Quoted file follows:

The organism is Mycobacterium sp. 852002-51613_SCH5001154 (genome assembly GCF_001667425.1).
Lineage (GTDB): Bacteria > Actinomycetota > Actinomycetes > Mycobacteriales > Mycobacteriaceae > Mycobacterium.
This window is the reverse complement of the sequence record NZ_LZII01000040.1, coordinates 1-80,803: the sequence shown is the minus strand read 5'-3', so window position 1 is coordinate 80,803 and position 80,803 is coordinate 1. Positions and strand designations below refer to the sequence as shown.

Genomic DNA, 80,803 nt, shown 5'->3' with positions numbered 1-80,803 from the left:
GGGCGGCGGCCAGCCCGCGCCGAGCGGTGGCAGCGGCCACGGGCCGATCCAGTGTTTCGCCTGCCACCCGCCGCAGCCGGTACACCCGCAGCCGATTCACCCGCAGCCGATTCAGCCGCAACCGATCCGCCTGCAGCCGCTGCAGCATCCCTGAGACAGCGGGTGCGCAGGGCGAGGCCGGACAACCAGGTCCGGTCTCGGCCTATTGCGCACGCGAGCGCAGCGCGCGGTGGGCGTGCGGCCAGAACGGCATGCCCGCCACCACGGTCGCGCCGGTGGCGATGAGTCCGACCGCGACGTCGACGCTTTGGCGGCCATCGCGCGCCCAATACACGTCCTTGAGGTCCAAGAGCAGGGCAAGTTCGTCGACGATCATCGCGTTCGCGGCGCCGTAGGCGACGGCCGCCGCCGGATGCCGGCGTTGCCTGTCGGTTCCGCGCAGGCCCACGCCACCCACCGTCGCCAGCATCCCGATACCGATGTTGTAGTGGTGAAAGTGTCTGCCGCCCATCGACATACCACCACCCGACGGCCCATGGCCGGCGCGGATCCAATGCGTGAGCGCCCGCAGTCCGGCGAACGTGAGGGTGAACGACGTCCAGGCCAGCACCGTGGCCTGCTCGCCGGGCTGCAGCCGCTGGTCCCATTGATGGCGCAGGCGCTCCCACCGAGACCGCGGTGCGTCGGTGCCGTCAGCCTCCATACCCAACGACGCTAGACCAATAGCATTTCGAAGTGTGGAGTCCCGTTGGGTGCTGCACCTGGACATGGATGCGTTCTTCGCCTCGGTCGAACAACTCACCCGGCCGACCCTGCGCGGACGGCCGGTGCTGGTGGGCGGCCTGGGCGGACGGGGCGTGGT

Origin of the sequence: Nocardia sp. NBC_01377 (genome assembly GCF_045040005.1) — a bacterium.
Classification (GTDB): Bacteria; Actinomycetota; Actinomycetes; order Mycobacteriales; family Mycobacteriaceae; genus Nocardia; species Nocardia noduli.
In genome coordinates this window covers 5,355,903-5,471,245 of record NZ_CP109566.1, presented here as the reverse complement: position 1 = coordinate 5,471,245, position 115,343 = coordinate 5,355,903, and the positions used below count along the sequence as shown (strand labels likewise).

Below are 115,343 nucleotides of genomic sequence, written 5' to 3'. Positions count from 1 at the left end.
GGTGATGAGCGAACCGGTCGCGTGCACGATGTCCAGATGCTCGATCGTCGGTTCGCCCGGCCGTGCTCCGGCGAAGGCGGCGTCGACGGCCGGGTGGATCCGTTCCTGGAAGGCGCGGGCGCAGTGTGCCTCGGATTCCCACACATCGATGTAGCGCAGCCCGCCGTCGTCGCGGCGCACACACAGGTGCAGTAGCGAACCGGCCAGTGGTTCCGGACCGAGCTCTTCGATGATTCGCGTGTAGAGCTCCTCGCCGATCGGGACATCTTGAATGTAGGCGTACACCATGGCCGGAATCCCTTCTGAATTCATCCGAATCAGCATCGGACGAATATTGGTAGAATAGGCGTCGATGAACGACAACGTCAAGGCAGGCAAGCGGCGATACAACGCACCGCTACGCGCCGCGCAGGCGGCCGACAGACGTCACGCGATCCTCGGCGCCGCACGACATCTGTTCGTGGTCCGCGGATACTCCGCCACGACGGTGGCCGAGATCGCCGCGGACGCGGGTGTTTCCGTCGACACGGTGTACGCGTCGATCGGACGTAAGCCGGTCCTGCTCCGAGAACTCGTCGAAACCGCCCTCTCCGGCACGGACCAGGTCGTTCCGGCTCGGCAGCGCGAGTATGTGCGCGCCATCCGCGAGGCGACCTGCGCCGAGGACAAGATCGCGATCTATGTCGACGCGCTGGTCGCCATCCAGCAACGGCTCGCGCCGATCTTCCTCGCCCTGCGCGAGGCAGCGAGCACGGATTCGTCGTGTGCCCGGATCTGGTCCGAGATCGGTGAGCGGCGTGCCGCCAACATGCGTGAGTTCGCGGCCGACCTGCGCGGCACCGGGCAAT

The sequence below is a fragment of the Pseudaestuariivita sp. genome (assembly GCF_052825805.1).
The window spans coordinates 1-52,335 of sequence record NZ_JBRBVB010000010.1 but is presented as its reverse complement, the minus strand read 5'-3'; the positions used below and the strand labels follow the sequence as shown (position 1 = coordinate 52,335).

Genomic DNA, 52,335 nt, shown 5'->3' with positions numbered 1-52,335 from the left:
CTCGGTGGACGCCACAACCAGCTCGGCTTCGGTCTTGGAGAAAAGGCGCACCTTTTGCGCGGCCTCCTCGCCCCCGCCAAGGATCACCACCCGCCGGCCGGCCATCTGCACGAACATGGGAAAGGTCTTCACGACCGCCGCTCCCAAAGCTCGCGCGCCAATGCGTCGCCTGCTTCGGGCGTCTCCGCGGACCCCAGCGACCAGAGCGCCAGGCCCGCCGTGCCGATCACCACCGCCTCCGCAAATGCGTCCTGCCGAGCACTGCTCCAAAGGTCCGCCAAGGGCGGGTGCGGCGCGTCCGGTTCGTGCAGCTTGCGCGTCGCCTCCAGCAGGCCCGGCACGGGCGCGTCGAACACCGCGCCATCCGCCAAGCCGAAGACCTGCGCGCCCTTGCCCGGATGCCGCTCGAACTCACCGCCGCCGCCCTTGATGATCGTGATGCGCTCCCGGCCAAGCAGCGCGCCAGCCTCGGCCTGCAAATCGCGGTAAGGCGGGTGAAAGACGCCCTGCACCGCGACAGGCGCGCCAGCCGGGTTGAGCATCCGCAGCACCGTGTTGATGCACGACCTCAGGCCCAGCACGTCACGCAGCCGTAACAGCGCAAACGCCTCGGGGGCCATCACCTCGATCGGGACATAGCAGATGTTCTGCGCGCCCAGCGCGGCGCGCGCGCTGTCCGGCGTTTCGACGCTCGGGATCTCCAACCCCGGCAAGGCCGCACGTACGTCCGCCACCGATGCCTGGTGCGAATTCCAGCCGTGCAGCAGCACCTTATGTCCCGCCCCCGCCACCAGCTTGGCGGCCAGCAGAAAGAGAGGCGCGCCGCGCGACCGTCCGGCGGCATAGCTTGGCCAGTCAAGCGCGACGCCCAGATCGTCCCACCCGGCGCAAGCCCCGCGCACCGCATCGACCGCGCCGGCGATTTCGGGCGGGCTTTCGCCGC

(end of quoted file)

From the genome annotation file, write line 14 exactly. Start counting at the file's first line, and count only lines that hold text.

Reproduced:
CTCGGTGGACGCCACAACCAGCTCGGCTTCGGTCTTGGAGAAAAGGCGCACCTTTTGCGCGGCCTCCTCGCCCCCGCCAAGGATCACCACCCGCCGGCCGGCCATCTGCACGAACATGGGAAAGGTCTTCACGACCGCCGCTCCCAAAGCTCGCGCGCCAATGCGTCGCCTGCTTCGGGCGTCTCCGCGGACCCCAGCGACCAGAGCGCCAGGCCCGCCGTGCCGATCACCACCGCCTCCGCAAATGCGTCCTGCCGAGCACTGCTCCAAAGGTCCGCCAAGGGCGGGTGCGGCGCGTCCGGTTCGTGCAGCTTGCGCGTCGCCTCCAGCAGGCCCGGCACGGGCGCGTCGAACACCGCGCCATCCGCCAAGCCGAAGACCTGCGCGCCCTTGCCCGGATGCCGCTCGAACTCACCGCCGCCGCCCTTGATGATCGTGATGCGCTCCCGGCCAAGCAGCGCGCCAGCCTCGGCCTGCAAATCGCGGTAAGGCGGGTGAAAGACGCCCTGCACCGCGACAGGCGCGCCAGCCGGGTTGAGCATCCGCAGCACCGTGTTGATGCACGACCTCAGGCCCAGCACGTCACGCAGCCGTAACAGCGCAAACGCCTCGGGGGCCATCACCTCGATCGGGACATAGCAGATGTTCTGCGCGCCCAGCGCGGCGCGCGCGCTGTCCGGCGTTTCGACGCTCGGGATCTCCAACCCCGGCAAGGCCGCACGTACGTCCGCCACCGATGCCTGGTGCGAATTCCAGCCGTGCAGCAGCACCTTATGTCCCGCCCCCGCCACCAGCTTGGCGGCCAGCAGAAAGAGAGGCGCGCCGCGCGACCGTCCGGCGGCATAGCTTGGCCAGTCAAGCGCGACGCCCAGATCGTCCCACCCGGCGCAAGCCCCGCGCACCGCATCGACCGCGCCGGCGATTTCGGGCGGGCTTTCGCCGC